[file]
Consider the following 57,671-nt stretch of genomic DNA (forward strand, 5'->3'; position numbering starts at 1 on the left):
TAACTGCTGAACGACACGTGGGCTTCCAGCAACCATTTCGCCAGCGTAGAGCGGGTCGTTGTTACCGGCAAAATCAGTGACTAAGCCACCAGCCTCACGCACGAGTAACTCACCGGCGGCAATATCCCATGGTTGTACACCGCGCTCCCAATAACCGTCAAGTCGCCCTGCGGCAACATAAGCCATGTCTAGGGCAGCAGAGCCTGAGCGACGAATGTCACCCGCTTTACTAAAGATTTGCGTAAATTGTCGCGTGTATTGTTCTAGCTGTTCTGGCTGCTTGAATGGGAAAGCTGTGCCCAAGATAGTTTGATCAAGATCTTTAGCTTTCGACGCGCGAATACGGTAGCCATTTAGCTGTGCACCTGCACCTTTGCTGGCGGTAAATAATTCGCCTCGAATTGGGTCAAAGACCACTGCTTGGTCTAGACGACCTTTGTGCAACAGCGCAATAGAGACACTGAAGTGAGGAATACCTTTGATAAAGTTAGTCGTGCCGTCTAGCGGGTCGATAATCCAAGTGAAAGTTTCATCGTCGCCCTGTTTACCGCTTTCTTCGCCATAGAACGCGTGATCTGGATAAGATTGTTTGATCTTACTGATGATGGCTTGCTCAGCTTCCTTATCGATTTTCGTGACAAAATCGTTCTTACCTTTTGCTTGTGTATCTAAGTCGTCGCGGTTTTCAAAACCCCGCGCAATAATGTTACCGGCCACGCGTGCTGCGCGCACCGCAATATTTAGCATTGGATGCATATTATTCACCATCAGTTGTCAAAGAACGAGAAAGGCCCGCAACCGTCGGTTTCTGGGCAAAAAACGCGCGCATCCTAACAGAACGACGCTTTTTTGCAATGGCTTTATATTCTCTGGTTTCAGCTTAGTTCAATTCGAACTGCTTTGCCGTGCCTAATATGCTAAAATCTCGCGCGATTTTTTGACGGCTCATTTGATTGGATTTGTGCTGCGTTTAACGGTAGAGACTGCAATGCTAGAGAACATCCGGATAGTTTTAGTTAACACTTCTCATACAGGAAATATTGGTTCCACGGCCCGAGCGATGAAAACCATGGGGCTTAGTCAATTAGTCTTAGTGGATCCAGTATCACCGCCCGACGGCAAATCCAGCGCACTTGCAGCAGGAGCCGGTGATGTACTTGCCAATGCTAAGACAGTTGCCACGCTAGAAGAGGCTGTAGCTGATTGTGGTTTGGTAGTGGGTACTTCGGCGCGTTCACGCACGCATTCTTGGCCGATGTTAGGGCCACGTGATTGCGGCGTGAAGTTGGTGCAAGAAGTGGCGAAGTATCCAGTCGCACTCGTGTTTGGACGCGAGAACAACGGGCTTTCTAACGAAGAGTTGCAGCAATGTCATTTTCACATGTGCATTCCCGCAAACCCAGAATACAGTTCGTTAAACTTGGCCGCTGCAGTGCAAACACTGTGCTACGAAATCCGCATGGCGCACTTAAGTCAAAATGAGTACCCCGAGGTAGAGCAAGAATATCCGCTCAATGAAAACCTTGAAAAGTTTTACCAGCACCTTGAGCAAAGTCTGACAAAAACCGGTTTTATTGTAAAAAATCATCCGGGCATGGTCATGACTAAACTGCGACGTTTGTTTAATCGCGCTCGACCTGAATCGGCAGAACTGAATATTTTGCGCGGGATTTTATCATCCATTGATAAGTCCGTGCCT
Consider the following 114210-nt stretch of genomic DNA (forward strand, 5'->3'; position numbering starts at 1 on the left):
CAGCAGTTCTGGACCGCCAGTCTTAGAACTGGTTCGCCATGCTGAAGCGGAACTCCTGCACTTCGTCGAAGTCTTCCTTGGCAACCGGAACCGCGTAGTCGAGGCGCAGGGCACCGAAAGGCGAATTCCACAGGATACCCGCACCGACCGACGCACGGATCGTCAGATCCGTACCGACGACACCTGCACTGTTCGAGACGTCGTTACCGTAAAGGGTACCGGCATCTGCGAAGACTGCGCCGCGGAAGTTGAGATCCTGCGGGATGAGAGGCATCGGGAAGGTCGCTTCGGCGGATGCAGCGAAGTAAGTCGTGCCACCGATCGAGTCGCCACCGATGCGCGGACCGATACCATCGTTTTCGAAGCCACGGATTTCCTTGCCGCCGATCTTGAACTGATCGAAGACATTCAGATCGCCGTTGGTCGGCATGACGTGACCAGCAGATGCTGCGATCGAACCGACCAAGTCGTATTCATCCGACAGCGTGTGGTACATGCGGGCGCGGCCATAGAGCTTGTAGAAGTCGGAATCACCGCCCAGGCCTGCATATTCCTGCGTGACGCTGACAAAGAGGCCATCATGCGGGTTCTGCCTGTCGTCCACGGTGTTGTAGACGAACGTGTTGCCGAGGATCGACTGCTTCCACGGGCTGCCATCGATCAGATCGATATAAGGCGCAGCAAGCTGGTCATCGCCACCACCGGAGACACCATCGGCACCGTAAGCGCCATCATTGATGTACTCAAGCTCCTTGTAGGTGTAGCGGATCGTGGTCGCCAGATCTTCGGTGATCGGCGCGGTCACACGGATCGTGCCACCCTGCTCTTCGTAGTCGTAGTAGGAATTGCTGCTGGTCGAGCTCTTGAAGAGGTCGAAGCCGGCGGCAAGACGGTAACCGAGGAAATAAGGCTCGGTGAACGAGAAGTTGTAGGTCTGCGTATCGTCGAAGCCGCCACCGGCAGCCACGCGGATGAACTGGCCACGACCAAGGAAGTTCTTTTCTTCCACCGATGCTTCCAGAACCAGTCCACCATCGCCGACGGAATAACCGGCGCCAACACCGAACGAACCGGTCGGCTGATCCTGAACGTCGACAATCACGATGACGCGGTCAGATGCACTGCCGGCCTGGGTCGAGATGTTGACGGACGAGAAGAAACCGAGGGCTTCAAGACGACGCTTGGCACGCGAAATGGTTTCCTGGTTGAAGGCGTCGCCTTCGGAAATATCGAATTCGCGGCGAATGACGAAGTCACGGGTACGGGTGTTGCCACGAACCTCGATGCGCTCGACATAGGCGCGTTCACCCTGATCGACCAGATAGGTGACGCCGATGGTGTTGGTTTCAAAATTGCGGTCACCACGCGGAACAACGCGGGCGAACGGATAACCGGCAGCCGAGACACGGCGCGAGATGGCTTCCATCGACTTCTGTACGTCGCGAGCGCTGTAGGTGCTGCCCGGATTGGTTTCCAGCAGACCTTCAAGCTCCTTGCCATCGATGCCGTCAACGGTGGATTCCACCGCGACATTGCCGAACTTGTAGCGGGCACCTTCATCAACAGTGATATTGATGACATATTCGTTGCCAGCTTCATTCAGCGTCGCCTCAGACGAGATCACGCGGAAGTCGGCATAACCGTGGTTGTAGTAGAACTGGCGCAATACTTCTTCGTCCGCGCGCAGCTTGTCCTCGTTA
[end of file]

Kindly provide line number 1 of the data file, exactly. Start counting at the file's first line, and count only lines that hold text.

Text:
Consider the following 57,671-nt stretch of genomic DNA (forward strand, 5'->3'; position numbering starts at 1 on the left):